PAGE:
ask for code samples, and review code for improvements. Instead of writing
code (or no-code or low-code), I can prompt and ask for capabilities and
have a copilot reply with a starting point for my solution. It will be a
game changer for architects, engineers, developers, and test
Soon: Increase the frequency of blue sky planning and brainstorming
Remember when strategic planning was a top-down, once-a-year activity
that produced a strategy and a handful of prioritized investments? That gave
way to quarterly planning, and many larger enterprises implemented the scaled
agile framework’s PI planning.
I believe AI and digital transformation require much more frequent planning
cycles. My company,
StarCIO, guides innovative businesses
on agile continuous planning where teams, groups, and departments are encouraged to schedule a
percentage of every sprint toward planning and brainstorming
One of my five critical priorities for CIOs to lead on generative AI and ChatGPT is to increase the frequency of blue sky planning. Every week, there
are new AI breakthroughs and announcements from tech platform companies
about their new-gen AI capabilities. The bottom line is that what we
planned last week may need tweaking or pivoting based on this week’s
One way to close this gap is by instituting controlled experimentation on
gen AI tools in areas prioritized for experimentation. One key area is
marketing, where gen AI already significantly impacts lead generation,
content generation, and campaign management. Another is in customer service,
where LLMs help cut across multiple platforms and enable agents to prompt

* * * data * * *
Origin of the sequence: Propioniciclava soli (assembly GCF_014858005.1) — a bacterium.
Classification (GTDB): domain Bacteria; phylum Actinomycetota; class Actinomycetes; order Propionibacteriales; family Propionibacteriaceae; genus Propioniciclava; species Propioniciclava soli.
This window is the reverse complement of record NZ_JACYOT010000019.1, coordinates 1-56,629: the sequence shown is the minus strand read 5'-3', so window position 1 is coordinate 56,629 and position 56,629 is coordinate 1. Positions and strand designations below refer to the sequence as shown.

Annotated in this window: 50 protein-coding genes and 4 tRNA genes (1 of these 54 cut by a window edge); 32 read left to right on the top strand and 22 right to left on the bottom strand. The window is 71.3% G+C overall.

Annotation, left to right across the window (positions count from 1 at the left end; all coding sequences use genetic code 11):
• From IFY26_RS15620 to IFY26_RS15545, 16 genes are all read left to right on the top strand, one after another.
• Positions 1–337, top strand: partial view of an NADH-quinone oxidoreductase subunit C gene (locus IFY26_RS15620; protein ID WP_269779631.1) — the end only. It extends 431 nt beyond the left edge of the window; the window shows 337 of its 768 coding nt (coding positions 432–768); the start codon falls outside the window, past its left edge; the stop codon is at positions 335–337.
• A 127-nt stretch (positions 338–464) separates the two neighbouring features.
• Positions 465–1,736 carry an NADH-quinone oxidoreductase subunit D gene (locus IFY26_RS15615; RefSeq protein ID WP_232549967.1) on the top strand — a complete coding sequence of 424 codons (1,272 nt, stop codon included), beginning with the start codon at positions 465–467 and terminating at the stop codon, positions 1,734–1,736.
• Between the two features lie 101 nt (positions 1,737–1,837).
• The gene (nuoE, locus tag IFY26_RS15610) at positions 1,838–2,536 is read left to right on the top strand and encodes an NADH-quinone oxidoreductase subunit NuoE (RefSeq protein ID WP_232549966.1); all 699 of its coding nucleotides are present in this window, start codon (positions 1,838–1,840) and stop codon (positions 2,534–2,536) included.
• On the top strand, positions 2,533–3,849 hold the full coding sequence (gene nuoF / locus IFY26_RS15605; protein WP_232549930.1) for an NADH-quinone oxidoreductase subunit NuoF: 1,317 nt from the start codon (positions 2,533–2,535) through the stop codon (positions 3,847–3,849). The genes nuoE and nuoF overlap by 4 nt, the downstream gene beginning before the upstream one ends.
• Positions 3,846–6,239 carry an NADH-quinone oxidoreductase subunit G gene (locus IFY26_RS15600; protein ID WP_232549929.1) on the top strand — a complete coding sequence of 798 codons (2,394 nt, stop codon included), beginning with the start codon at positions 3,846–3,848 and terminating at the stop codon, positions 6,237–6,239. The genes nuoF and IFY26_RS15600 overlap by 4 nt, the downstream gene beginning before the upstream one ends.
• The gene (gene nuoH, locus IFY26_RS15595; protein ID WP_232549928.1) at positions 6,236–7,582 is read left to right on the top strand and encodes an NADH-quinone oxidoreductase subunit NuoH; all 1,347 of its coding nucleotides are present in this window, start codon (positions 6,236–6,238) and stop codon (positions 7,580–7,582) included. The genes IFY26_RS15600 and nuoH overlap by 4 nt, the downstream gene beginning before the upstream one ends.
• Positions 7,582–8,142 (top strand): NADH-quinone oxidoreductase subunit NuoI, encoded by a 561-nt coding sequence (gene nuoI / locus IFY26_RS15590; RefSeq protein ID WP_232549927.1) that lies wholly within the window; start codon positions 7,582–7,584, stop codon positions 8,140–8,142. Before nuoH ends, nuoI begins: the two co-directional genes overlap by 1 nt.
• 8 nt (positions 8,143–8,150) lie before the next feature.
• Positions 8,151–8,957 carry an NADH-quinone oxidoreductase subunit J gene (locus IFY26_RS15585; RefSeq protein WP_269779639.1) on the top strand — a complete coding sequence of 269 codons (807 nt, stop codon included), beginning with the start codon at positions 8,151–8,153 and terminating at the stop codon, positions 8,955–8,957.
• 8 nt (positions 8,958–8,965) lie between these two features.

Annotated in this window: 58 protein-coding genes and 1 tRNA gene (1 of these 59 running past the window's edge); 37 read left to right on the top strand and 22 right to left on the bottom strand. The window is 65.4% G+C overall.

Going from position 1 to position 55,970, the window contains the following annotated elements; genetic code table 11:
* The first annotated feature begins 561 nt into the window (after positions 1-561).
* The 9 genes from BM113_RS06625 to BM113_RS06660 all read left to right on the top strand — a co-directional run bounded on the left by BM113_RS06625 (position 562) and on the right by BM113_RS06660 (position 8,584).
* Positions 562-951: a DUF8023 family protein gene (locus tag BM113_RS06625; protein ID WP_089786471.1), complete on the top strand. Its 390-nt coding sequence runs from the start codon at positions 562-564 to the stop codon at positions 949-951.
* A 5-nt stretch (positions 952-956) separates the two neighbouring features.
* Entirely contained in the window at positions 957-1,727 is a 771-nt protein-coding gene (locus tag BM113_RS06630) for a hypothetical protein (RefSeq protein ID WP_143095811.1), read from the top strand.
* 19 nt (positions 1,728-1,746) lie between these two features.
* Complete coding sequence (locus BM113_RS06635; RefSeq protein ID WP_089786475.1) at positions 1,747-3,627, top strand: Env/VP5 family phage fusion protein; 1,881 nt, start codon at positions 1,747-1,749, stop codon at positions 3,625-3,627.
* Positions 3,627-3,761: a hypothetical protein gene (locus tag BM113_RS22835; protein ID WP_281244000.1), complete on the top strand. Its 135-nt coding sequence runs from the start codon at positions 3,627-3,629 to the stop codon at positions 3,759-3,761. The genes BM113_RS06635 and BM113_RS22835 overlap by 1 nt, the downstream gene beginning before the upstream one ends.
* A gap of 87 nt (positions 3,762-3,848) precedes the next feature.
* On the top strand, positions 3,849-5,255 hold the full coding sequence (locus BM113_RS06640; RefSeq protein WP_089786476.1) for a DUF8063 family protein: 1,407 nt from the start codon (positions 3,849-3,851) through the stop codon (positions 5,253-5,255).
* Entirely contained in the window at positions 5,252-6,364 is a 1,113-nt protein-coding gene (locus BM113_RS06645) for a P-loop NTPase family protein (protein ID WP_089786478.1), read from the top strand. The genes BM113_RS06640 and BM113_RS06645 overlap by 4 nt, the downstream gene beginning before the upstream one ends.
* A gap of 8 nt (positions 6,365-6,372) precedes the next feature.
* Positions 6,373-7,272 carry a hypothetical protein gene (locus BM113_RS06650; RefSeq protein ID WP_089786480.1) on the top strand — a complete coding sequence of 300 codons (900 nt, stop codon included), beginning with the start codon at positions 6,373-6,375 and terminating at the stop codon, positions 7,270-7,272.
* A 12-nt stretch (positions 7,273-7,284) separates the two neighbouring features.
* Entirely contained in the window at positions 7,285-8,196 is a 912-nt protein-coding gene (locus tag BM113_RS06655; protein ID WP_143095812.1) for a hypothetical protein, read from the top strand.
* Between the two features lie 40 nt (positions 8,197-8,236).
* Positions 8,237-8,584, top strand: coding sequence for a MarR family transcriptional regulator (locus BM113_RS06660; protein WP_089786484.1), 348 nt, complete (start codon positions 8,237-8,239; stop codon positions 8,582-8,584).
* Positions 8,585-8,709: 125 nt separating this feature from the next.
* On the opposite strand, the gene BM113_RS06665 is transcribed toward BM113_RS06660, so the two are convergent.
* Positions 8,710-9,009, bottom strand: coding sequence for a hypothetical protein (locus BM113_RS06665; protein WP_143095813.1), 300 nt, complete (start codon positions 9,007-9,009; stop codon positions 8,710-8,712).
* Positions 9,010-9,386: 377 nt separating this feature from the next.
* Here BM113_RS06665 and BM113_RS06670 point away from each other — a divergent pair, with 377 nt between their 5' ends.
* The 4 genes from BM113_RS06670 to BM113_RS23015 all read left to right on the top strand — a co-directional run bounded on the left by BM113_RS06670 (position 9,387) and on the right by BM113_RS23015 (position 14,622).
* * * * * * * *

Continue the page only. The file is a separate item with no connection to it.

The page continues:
for accurate customer information. But LLM’s biggest
short-term business impacts
will come as more organizations implement
across their information sources and find opportunities where more informed
employees deliver exponential business outcomes.
Plan: Review strategic opportunities with LLMs
These impacts will take time as developers and data science teams must learn
about embeddings, vector databases, and interfacing with large language
models. I believe these technologies will significantly impact how
organizations build new capabilities by harnessing their unstructured data
repositories and potentially delivering even more value than the benefits of
self-service BI on relational data in SQL databases.
I rate this as “plan” because LLMs themselves have short and longer-term
innovation horizons. For example, in the short term, customers and employees
will expect natural language search capabilities built into every SaaS, tool, and consumer interface – what I call
the consumerization of search.
In the longer run, there will be multiple industry LLMs for healthcare,
banking, education, and other information-rich industries for businesses to
leverage and augment.
The age of AI transformation is upon us, and if you aren’t already
experimenting with gen AI, you’ve missed the starting gun. Define an AI
vision or strategy so that AI experiments evolve into your organization’s
digital transformation force multiplier.
Join us for a future session of
Coffee with Digital Trailblazers, where we discuss topics for aspiring transformation leaders. If you enjoy
my thought leadership, please sign up for the